Data propels GSA’s plans for the acquisition workforce

The Office of Governmentwide Policy is collecting information on common agency procurement needs and workforce issues. The office is preparing for huge increase...

By Jason Miller
Executive Editor
Federal News Radio

CAMBRIDGE, Md. — The White House requested $158 million in the fiscal 2011 budget to train and increase the number of civilian agency acquisition workers.

The record amount of money the Obama administration is asking for is far from guaranteed, but that doesn’t mean the General Services Administration isn’t planning on how they would use it.

In fact, Michael Robertson, GSA’s associate administrator in the Office of Governmentwide Policy, says whether or not Congress allocates the funding, there are several things his office is doing to improve the acquisition workforce.

“The opportunity that we have here is that what the acquisition workforce is was redefined several years ago,” he says. “It’s now in such a broader area that we have to make sure people can move from one side to the next. You are learning acquisition planning, cutting contracts and managing programs, and having the mobility there so it’s a professional workforce or a career path, if you will, and that is where we want to take it.”

Robertson, in an exclusive interview with Federal News Radio, says OGP wants to remove impediments, reduce the complexity and “needless repetition” that makes the acquisition process more difficult than it needs to be.

“When the budget cycle comes around we’re ready to catch that and move forward,” he says.

Dan Gordon, the administrator in the Office of Federal Procurement Policy, tells the IRMCO audience that strengthening the acquisition workforce, saving money and reducing the risk to the government are among his top priorities.

“As we look to demonstrate fiscal responsibility, we have to stop looking like dozens of medium-sized customers, instead of the largest one in the world,” Gordon says. “We want to look at redundant blanket purchase agreements and overlapping interagency contracts, but we are not going to automatically consolidate contracts, but look for opportunities where it makes sense.”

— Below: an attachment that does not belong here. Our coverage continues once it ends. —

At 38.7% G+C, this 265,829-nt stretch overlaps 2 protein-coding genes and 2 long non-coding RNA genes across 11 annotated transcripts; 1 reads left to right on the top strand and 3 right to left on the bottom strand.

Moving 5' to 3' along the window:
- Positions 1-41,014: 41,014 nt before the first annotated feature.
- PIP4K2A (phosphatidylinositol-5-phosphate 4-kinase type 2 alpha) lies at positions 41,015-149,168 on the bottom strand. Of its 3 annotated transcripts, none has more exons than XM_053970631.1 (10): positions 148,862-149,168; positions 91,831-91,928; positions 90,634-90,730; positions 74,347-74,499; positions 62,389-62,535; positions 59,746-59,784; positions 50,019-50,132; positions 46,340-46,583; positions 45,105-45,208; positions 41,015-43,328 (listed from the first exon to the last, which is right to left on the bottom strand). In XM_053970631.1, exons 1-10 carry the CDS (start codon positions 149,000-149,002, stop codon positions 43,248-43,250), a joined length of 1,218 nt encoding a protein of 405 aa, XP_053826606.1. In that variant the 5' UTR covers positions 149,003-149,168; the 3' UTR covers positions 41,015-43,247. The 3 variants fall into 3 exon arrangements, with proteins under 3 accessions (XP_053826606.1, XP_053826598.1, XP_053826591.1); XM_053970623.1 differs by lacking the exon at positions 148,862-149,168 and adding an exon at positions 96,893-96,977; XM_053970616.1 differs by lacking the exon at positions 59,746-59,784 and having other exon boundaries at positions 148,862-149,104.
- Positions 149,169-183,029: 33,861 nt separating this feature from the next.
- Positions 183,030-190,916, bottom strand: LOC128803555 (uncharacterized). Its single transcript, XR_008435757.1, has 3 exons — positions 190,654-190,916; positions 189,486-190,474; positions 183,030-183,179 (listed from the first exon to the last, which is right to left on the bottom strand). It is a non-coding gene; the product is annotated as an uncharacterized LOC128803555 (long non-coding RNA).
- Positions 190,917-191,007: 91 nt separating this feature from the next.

Robertson says there are several services and commodities where consolidation could happen. He says OGP is reviewing the data on a governmentwide basis to look for these areas.

“It’s a place where we can look governmentwide and say ‘what are agencies doing, what agencies’ needs are and where there are commonalities?'” Robertson says. “Once we know where there are agencies that need similar products or commonalities, we can work with the Federal Acquisition Service to deliver that governmentwide.”

Beyond the acquisition workforce, Robertson also is focusing on several other priorities, including helping GSA meet its mission in providing services to other agencies.

“OGP is in the position to gather data, information and do the analysis,” he says. “Once we have that, we can then start seeing where efficiencies lie and where inefficiencies exist and start cutting those out.”

Robertson adds that OGP’s broad mission provides them with the opportunity to impact several areas of the government at one time.

He also wants to implement innovations from frontline employees to all of GSA-similar to the Securing Americans Value and Efficiency (SAVE) award run by the Office of Management and Budget.

“We’ve done a couple of little things,” he says. “We started within OGP to see what are some of the ideas, ran some social collaborative tools to bring them up and we are talking about taking these ideas agencywide.”

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